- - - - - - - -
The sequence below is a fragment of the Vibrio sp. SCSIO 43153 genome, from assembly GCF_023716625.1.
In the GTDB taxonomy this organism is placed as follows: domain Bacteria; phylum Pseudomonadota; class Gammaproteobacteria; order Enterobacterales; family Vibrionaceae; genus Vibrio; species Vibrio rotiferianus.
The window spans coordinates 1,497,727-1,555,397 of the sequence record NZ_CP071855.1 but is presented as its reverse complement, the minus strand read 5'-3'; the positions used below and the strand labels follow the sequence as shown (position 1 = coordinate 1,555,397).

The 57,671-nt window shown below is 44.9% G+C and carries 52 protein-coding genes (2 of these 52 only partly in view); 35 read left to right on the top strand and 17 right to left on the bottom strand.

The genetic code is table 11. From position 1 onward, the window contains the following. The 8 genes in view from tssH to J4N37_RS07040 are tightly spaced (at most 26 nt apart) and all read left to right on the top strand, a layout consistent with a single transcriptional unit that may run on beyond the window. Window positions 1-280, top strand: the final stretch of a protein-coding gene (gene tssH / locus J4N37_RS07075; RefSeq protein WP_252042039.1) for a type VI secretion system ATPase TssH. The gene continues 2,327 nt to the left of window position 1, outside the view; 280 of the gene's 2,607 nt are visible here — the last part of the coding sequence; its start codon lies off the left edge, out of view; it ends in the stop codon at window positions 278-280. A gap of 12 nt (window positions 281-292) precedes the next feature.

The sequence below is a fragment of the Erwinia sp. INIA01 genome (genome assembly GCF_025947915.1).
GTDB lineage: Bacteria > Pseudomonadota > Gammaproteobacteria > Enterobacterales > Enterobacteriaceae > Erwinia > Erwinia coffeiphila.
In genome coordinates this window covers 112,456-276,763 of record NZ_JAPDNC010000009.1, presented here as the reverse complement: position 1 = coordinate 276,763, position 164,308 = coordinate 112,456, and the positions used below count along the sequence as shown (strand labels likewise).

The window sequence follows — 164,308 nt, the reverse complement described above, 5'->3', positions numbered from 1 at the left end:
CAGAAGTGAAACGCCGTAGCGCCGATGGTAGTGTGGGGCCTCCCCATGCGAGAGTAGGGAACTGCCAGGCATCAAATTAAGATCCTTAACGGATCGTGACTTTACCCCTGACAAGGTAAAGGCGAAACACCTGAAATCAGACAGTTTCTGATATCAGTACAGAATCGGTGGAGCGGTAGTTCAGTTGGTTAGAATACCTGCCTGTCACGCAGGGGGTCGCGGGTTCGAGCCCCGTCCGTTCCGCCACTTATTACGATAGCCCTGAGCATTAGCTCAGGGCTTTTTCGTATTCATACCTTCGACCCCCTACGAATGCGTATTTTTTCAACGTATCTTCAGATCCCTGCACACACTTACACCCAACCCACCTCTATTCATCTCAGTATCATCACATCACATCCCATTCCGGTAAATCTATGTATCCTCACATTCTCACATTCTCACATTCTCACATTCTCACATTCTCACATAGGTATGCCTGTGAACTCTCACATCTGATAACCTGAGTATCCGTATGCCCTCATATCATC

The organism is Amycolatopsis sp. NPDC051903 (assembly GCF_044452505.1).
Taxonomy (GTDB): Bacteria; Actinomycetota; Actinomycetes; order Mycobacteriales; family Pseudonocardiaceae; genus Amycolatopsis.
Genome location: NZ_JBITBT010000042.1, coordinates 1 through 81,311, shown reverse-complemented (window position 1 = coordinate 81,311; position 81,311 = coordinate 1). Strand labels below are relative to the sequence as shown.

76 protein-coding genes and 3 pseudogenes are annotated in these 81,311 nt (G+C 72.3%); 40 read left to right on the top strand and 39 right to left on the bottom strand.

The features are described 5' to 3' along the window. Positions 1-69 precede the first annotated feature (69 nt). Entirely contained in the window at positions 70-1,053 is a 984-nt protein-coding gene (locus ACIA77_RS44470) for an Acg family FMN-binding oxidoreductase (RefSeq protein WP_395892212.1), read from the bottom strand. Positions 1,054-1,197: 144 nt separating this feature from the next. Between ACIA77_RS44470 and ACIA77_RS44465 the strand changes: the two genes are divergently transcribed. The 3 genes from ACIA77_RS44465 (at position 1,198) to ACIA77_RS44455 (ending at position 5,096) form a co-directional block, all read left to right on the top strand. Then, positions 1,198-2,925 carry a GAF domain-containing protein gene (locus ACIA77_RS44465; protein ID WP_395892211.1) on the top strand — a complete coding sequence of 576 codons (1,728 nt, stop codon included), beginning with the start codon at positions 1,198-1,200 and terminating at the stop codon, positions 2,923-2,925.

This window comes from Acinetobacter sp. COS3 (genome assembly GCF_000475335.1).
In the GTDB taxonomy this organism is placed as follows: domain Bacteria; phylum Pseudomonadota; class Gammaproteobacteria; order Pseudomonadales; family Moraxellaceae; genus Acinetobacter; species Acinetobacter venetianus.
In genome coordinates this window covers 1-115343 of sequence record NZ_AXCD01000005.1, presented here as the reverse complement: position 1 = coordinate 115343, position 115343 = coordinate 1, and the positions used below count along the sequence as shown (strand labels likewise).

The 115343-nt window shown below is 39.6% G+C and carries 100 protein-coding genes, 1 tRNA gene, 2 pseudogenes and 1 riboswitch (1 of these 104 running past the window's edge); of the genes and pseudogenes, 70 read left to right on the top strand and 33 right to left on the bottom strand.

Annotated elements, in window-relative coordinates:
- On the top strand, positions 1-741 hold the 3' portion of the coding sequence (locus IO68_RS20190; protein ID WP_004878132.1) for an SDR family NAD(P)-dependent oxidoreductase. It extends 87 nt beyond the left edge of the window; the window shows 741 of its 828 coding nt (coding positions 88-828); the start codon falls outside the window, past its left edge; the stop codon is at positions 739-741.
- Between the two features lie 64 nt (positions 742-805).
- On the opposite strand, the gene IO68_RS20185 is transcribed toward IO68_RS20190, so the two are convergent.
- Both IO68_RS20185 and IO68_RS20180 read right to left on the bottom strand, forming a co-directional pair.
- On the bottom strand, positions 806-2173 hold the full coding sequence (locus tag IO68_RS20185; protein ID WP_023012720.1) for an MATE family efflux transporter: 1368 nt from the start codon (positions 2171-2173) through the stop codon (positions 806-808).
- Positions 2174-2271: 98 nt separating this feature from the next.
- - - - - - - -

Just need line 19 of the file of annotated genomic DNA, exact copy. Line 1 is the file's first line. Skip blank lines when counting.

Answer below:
The 115343-nt window shown below is 39.6% G+C and carries 100 protein-coding genes, 1 tRNA gene, 2 pseudogenes and 1 riboswitch (1 of these 104 running past the window's edge); of the genes and pseudogenes, 70 read left to right on the top strand and 33 right to left on the bottom strand.